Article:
Shocking surprises and high voltage tension: Boyle’s new thriller is not the usual art heist movie but a journey inside the subconscious, where the dark and hazardous realm of our two most basic drives, sexuality and aggression lies.
Boyle may be best known for his Oscar-winning movie Slumdog Millionaire (and for directing the Opening Ceremony of the 2012 London Olympics), although his debut movie, Shallow Grave, followed by Trainspotting, A Life Less Ordinary and The Beach are far more complex and darker stories I very much recommend to watch. Boyle has exceptional skills in storytelling and timing, he makes his actors walk across fire for him, and I also like his original taste in music, his soundtracks easily go from electro to chansons in one movie.
We receive a pleasantly sarcastic introduction by Simon (James McAvoy), a London auction house employee preparing to sell a famous Goya painting, Witches in the Air, when a gang led by a French thug (Vincent Cassel) performs a heist. The painting disappears in the chaos, only Simon knows where it is, but he has amnesia due to a concussion he suffered during the heist. Before we start to think this will be a classic British gangster comedy, Boyle turns his absurdly funny story into a sinister nightmare.
The gang hires dashing psychiatrist, dr. Elizabeth Lamb (Rosario Dawson) specialized in hypnotherapy to search Simon’s mind for the whereabouts of the painting. Elizabeth is so radiant and alluring she could seduce anyone in no time, and an exciting love triangle emerges between her and the two leading men.
Ladies, if you’d been asked, which would you go for, the calm, brooding, cute ‘safe’ guy (McAvoy) or the arrogant, shady, but hot and passionate bad boy (Cassel), who would be your choice? Apart from the personal sympathy for one or the other, in truth most women face this decision between the two male archetypes at least a few times in their lives.
Before quickly ruling out one, let’s meddle with the dilemma a bit. With the latter at least you know what you get. There might be a chance for a few pleasant surprises, but a man who is bluntly a son of a bitch won’t really disappoint you on this. And of course the attraction is huge and irresistible – what risks we don’t take for the chemistry… 😉
But our survival instinct starts screaming when it comes to the point of imagining a life with them (sorry guys, we usually do that assessment after the first-second kiss). So either we quickly jump off the train, which hardly ever happens, more often it’s too late and it’s going too fast already and then comes endless hoping and lots of suffering. Women spend an enormous amount of energy on trying to make bad boys better and never giving up on them. Still, they tend to win every time. Usually this is the moment when a woman cuts her losses (or she is already fully exploited and gets exchanged for the next one) and runs to the safe base.
The ‘safe guy’ on the other hand might have some surprises up in his sleeves. The problem with them is ticking like a bomb: too safe, too calm, too brooding on the long run, and women get to lose their interest and appetite for them. Then comes the conflict of looking for the (occasional) adrenaline rush outside the relationship. Some women feel fine with just the thrill of it, some don’t have a problem with leading parallel lives, and some just need to break free, and never look back. What to do if the man won’t agree with that? What if he thinks if you can’t be his, you shouldn’t be anyone else’s?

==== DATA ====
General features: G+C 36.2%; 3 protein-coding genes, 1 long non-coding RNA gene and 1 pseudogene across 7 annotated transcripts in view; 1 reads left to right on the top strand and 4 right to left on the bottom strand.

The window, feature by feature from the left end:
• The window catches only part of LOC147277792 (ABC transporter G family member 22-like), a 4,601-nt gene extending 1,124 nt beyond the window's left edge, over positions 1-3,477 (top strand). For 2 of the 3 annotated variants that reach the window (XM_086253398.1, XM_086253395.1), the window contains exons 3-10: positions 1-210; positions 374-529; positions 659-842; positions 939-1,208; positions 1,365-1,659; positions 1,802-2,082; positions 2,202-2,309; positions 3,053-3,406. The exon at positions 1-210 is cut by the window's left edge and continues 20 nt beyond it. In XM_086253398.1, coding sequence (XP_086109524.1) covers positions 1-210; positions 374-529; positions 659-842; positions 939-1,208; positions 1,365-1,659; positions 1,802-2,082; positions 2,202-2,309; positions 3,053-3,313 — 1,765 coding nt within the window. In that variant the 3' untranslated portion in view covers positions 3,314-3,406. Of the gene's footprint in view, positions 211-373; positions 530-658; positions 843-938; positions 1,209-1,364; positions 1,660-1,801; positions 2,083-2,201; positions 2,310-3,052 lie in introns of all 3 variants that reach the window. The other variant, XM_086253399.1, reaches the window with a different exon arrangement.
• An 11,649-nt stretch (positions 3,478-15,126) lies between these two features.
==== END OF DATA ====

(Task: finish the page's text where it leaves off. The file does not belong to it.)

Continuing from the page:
And here is the point that Boyle, or rather his scriptwriters, Joe Ahearne and John Hodge caught so well: when passion becomes an obsession, and the sexual desire gets heavily tainted by the other drive, aggression. If one is desperate enough, seized by the fear of losing the other and stays on the edge for some time, it’s pretty easy to step over the line. They might not even recognize how and when their affection turned into a rage and keep bargaining, begging for forgiveness, and threatening in the same sentence. Anger rises high, and you get to see a side of a person you didn’t even imagine it was there. The methods become rougher and rougher, from stalking to harassment, life threats or even assaults. Is there a way out of this? What is left to do when you know the other one is unstoppable by you or anybody else?
No spoilers here, but the turning point of the movie is how Elizabeth tries to solve the conflict.
The dramaturgy uses the method of hypnosis to take us into the mind of the characters, so the action happens on different levels like in the popular sci-fi Inception, but this time in the subconscious, not in a dream. Research already proved that our brain is incapable of telling apart real and imagined experiences, and the scriptwriters even played that trick on the audience, who couldn’t always tell for sure if they see a ‘real’ event or ideas projected by the subconscious.
Each one of the three main characters is suggestive and vivid, and acted out very well.
Dawson and McAvoy play the more complex characters whose motivations and aims are mysterious, for the audience and for the other protagonists as well. Though at first they appear to be the least likely couple, an exceptionally strong, and it is no exaggeration to say, fatal attraction develops between them. Dramatic twists and turns follow one another in a fast pace, and the tension is so high that one can’t really nibble their popcorn peacefully.
The usually reckless poker face Cassel shows even some delicate feelings and a quirky sense of humor. Still it was a slight turn off that he was kissing like a vacuum cleaner hose ran wild. Hopefully he only does this on screen, otherwise we’d feel bad for his gorgeous wife, Monica Bellucci.